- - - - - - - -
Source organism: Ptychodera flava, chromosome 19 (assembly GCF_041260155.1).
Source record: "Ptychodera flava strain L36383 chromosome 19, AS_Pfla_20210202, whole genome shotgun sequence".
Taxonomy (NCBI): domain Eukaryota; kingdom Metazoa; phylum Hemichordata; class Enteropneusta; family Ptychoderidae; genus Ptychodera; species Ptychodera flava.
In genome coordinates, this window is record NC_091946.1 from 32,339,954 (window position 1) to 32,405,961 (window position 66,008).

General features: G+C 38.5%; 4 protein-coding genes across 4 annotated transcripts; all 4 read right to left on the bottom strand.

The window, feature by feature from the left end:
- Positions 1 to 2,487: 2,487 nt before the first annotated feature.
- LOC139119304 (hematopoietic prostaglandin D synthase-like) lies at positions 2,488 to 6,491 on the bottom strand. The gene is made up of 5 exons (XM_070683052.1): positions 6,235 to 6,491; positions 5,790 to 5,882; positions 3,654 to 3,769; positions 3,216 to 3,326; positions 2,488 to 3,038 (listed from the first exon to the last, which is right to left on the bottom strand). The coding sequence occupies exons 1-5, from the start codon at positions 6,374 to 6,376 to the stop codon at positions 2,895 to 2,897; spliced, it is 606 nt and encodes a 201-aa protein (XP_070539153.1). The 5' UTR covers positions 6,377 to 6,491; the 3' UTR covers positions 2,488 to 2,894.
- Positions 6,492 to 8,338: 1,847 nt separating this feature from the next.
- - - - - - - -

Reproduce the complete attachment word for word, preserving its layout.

Source organism: Ptychodera flava, chromosome 19 (assembly GCF_041260155.1).
Source record: "Ptychodera flava strain L36383 chromosome 19, AS_Pfla_20210202, whole genome shotgun sequence".
Taxonomy (NCBI): domain Eukaryota; kingdom Metazoa; phylum Hemichordata; class Enteropneusta; family Ptychoderidae; genus Ptychodera; species Ptychodera flava.
In genome coordinates, this window is record NC_091946.1 from 32,339,954 (window position 1) to 32,405,961 (window position 66,008).

General features: G+C 38.5%; 4 protein-coding genes across 4 annotated transcripts; all 4 read right to left on the bottom strand.

The window, feature by feature from the left end:
- Positions 1 to 2,487: 2,487 nt before the first annotated feature.
- LOC139119304 (hematopoietic prostaglandin D synthase-like) lies at positions 2,488 to 6,491 on the bottom strand. The gene is made up of 5 exons (XM_070683052.1): positions 6,235 to 6,491; positions 5,790 to 5,882; positions 3,654 to 3,769; positions 3,216 to 3,326; positions 2,488 to 3,038 (listed from the first exon to the last, which is right to left on the bottom strand). The coding sequence occupies exons 1-5, from the start codon at positions 6,374 to 6,376 to the stop codon at positions 2,895 to 2,897; spliced, it is 606 nt and encodes a 201-aa protein (XP_070539153.1). The 5' UTR covers positions 6,377 to 6,491; the 3' UTR covers positions 2,488 to 2,894.
- Positions 6,492 to 8,338: 1,847 nt separating this feature from the next.